This year, my students became my students quicker than past years. I read this post from Kate, follow up by reading the comments, and notice trends from colleagues and other teacher friends. It's not an uncommon thing - to start, the kids on our roll sheets are not yet really our kids.
By the end of week one, though, I already felt connections with virtually all of 'em. Three things did it for me. Here's number one:
Make them write you a letter.
As a math teacher, I rarely see my students' personalities on paper. All I see are numbers and more numbers. This year, my first homework assignment was as follows:
"I want you to write me a letter. In this letter, you can say whatever you want. You can tell me a story, you can tell me about yourself, you can say 'whattup dawg' like I'm an old friend. You can tell me: Mr. G, I'll be honest with you I hate math and I hate homework - so don't expect much from me... At the very least, I want you to answer the five questions listed on the prompt. I want at least a page. Other that, tell me whatever. It's your chance to tell me whatever you feel you need to tell me as we begin this school year."
Reading the letters over dinner one night, I was thrown aback at what my students were willing to share once given the space. I learned their interests, their hobbies, their likes, their dislikes. I learned of empowering and disempowering experiences they've had in school and in life. I learned about families and friends. Mentors and role models. In one case, a student shared something deeply personal - to the point where I shed a tear. (Serious.) In another case, a quiet student had me literally on the floor laughing. Homegirl was comedy. All this after the third day of school!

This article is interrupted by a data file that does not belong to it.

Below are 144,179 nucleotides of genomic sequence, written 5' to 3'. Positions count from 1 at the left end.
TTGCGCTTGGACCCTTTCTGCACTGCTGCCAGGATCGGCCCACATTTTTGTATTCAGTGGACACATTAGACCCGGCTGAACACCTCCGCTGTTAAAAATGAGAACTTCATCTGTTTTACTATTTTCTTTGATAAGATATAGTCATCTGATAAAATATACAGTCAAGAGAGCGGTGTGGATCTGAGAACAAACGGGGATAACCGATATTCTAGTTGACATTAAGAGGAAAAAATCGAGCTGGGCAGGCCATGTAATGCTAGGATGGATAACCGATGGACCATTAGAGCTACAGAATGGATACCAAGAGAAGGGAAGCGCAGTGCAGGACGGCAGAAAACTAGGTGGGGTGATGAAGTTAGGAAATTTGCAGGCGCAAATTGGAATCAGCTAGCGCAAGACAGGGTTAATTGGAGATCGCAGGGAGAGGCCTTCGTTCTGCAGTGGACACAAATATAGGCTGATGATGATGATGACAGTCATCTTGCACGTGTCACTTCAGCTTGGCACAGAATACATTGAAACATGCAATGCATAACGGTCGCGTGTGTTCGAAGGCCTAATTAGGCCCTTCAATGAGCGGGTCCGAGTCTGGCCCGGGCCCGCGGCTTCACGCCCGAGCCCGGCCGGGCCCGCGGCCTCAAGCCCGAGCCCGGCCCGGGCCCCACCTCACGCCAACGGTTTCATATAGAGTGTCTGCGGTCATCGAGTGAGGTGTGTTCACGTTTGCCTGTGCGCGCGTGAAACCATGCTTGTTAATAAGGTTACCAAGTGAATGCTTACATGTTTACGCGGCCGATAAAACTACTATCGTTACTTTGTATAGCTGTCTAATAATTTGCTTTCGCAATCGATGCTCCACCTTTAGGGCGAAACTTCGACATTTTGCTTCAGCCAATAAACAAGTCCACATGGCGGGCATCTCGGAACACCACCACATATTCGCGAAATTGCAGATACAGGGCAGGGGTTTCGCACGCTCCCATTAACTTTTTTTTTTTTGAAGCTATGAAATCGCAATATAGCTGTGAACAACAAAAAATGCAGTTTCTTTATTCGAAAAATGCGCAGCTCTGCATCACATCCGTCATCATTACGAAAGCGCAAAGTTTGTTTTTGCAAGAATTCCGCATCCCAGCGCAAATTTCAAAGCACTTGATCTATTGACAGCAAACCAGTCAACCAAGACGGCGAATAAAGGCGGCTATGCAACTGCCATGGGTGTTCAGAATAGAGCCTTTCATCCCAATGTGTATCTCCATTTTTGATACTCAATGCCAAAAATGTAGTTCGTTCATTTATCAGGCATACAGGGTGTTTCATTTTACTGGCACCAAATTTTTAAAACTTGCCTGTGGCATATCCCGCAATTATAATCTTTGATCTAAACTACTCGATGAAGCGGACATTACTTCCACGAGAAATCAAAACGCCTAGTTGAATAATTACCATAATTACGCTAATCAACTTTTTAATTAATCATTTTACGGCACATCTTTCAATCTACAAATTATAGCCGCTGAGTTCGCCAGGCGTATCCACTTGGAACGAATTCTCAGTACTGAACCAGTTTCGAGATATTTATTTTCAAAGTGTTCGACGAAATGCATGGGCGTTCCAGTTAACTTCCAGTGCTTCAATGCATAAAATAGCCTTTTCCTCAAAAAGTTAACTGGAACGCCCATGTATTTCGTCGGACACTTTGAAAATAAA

I believe students should be provided the opportunity to critique / to give feedback / to express their feelings. In past years, this would manifest as:
But I've noticed, the numerical averages of those a through j questions are meaningless. Who cares if every student circled "5" for question "j." In past years, when looking through surveys, my eyes automatically floated to the words completing the questions below...
This year, I'mma get rid of all that. Why not allow their feedback to be all words? This year, when I want feedback, I'll just have them write me a letter.
Lastly, I'd like to acknowledge that my methods are likely methods already used in classrooms around the world. But I believe my hesitance to share my methods and what goes on in my classroom has been fueled by that awareness. In order to blog and to share, I must let go of that self-consciousness and simply write. So here I am; onward I hope to go. Thanks for staying w/ me.